Tue | Nov 13, 2018

Do Manning Cup routs pass sniff test?

Published:Friday | November 7, 2014 | 12:00 AM

Like many other Jamaicans, I am utterly flabbergasted by the result of Wednesday's final set of matches in the quarter-final round of the Manning Cup. The lopsided scores are causing many pundits to scratch their heads in disbelief, and most people agree with ISSA's decision to launch an immediate investigation.

That the public is suspicious is entirely understandable. I can't think of any other time in the Manning Cup's long history when we would have seen results like these, one game away from the semi-finals.

Holy Trinity is in the final of the LIME Super Cup. They got there by being very impressive, beating some big teams, including the highly touted Wolmer's, and the much-rated Clarendon College, the side that's perhaps joint favourites to lift the daCosta Cup, along with STETHS. For them to get 12-0 from Excelsior boggles the mind.

We have heard the argument that Holy Trinity could have qualified for the semi-final had they beaten Excelsior and JC lost to Denham Town, and that they started a lot of second-string players. It's not far-fetched, but is that all there is to it? Is the difference between your first team and a team that didn't start, say, half a dozen senior players, really a dozen goals?

Let's face it. The Holy Trinity players would have known that a huge loss to Excelsior would likely eliminate Jamaica College (JC) from the Manning Cup semis. If JC got knocked out of the Manning Cup, they would likely be a deflated bunch, and that would make their big clash against Holy Trinity all the more difficult for them this Saturday.

On Saturday, a lot is at stake. JC will meet Holy Trinity in the final of the LIME Super Cup. There is $1.5 million at stake, plus the bragging rights to be, in effect, all-island schoolboy champions. I'm not suggesting that the Holy Trinity players did anything untoward. One doesn't have the evidence to prove any such thing, but one must ask, how much of all this was in their minds in that game against Excelsior?

A goal a minute!

And that JC versus Denham Town game was even more astonishing: 16-0! Half a dozen goals in time added on! This must be some kind of record. I've already heard suggestions that we contact the Guinness Book of Records. To score half a dozen goals at the rate of one per minute does take some doing.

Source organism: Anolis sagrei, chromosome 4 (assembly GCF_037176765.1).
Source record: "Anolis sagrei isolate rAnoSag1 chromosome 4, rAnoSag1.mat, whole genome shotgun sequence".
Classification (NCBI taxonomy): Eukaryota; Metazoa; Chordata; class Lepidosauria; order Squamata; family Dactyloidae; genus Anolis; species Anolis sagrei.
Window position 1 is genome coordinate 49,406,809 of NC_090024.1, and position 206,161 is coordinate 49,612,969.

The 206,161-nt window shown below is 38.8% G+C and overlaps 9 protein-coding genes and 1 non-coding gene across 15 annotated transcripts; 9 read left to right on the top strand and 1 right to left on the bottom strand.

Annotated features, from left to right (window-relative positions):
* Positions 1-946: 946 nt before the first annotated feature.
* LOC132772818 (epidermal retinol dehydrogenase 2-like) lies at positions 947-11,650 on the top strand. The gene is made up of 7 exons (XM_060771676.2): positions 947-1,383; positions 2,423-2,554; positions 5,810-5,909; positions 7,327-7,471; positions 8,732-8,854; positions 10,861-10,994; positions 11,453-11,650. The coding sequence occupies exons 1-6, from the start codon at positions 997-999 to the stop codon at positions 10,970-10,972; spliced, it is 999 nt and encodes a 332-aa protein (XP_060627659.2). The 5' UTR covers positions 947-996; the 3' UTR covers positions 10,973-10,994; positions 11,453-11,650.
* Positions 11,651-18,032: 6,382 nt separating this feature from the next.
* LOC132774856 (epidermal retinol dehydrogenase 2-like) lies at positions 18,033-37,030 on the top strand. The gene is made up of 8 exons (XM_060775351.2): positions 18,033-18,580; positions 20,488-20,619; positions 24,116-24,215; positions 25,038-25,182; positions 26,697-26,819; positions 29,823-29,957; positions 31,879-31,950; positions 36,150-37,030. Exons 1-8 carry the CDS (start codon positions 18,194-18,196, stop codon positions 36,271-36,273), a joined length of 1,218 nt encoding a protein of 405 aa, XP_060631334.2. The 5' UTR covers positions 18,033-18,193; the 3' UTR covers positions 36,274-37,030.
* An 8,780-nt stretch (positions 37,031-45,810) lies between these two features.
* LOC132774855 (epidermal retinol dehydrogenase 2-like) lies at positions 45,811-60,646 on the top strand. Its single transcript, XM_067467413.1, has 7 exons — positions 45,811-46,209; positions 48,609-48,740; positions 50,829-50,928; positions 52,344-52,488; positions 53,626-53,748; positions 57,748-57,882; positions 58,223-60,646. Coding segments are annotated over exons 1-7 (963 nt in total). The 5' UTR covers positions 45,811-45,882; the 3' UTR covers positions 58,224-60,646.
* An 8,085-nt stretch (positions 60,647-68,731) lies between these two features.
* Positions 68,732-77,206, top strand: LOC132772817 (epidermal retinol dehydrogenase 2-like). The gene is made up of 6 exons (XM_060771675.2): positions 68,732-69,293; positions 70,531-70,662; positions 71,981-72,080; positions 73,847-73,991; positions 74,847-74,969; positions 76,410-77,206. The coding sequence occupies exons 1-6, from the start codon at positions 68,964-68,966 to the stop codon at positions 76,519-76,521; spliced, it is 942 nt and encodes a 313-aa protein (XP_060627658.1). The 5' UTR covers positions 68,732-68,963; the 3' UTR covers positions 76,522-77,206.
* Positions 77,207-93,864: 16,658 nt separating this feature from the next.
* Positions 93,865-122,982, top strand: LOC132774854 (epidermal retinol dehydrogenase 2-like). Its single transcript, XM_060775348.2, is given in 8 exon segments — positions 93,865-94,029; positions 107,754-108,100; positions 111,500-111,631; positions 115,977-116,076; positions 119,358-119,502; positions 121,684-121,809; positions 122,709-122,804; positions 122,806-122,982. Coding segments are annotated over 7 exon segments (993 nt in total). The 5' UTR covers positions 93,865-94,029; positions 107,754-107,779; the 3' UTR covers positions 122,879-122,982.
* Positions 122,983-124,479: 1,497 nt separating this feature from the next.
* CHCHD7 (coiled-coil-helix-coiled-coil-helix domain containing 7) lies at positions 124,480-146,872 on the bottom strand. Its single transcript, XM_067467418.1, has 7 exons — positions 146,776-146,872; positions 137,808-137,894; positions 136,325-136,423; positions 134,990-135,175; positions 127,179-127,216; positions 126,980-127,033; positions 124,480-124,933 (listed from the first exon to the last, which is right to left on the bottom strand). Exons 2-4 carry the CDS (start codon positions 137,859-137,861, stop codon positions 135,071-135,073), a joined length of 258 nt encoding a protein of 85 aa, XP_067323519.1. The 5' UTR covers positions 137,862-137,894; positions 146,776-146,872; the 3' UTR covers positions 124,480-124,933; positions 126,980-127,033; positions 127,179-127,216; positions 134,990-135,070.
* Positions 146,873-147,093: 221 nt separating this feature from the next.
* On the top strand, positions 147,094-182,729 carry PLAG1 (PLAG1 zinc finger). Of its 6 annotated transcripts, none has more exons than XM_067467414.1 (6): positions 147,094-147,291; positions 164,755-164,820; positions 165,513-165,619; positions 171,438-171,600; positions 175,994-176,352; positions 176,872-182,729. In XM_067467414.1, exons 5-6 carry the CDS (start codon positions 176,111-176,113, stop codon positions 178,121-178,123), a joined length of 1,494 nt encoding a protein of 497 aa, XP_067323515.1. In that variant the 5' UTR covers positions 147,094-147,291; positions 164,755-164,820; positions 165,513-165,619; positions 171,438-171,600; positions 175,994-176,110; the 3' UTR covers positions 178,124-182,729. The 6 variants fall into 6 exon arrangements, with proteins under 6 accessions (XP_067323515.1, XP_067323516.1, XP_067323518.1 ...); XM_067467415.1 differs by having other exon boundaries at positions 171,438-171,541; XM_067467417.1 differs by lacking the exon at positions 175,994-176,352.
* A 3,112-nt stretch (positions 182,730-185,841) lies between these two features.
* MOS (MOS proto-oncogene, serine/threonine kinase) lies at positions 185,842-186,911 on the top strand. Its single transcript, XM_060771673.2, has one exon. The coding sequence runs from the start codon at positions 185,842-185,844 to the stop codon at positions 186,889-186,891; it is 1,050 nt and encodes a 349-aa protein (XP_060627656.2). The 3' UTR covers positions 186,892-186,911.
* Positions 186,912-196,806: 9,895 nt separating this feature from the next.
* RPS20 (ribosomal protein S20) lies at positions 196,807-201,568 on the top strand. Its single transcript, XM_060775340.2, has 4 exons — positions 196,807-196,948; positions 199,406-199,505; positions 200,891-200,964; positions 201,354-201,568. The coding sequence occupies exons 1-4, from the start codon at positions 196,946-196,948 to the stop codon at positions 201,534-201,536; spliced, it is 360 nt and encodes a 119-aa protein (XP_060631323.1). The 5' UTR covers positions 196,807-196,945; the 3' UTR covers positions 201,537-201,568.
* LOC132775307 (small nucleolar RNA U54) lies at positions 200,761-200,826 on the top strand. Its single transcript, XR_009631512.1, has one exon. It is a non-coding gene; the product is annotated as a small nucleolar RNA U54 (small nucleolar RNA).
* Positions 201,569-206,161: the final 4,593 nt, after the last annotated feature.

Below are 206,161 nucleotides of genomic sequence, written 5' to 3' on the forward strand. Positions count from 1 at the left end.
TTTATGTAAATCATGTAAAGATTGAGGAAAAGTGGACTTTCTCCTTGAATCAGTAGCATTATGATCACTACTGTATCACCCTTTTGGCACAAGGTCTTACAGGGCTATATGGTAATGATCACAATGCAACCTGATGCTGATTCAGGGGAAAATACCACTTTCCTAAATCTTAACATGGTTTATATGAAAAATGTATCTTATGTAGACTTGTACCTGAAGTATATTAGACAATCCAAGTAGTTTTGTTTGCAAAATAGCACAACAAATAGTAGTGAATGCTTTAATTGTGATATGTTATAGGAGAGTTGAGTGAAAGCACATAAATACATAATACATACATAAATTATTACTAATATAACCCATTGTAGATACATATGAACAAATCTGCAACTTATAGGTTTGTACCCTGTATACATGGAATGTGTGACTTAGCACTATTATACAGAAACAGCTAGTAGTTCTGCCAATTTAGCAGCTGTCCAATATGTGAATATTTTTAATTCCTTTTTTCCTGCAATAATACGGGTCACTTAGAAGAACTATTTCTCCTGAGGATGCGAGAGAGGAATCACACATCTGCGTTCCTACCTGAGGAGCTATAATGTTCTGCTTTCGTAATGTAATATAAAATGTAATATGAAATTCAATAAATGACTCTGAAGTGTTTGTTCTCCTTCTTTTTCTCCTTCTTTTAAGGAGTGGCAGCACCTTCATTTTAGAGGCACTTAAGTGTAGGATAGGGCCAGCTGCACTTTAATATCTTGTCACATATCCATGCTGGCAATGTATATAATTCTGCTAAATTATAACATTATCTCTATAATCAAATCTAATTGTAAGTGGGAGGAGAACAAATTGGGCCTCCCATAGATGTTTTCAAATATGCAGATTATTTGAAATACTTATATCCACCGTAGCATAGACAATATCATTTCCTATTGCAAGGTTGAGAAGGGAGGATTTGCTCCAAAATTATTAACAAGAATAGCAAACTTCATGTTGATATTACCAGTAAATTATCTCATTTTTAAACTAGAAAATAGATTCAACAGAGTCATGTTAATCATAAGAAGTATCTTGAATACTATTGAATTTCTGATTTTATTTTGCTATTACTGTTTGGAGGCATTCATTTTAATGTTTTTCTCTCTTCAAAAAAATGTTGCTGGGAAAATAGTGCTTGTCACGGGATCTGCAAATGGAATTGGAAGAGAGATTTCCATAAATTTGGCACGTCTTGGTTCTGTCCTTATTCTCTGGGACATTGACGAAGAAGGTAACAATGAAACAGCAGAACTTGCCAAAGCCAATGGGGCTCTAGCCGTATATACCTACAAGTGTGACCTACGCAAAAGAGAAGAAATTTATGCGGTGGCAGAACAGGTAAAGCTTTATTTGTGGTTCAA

Remember, after every goal, it's the other team that does the kick-off. Which means that, after all of these goals, JC players would have had to take away the ball from these Denham Town players and then waltz their way through a team and kick directly past the keeper.

This JC team should be used to represent Jamaica at next week's Caribbean Cup. Surely, our national senior team wouldn't be able to do any better than that. That level of dominance and shooting ability, that capacity to get by defenders, to forge a strategy and tactics that see so many unanswered goals in so short a time, is probably unparalleled.

Miguel Coley is the assistant national coach. Many people were wondering why. After Wednesday, the answer should be obvious. Very few coaches in our history could have fired up his charges to turn in a performance like that. If the day should come when Sch‰fer might have to go, we need look nowhere else for his replacement. Indeed we probably should make Coley the senior coach now, with Sch‰fer assisting him!

We understand that the Excelsior-Holy Trinity game started later than the JC-Denham Town match. Why was that allowed? It's standard in football that when teams are dependent on other teams' results to go through, the clocks must be synchronised and both games start at the same time. If, for some reason, one game has to start late, that should be communicated to the referee in the other game and he would then wait so that each game starts simultaneously, to prevent any team from having an advantage. I'm not saying that that had anything to do with the results yesterday, but one has to eliminate these possibilities.

Wednesday's results may be purely coincidental, but they leave a bad taste in our mouths as we wind down to the Manning Cup final.

n Orville Higgins is a sportscaster and talk-show host at KLAS ESPN Sports FM. Email feedback to columns@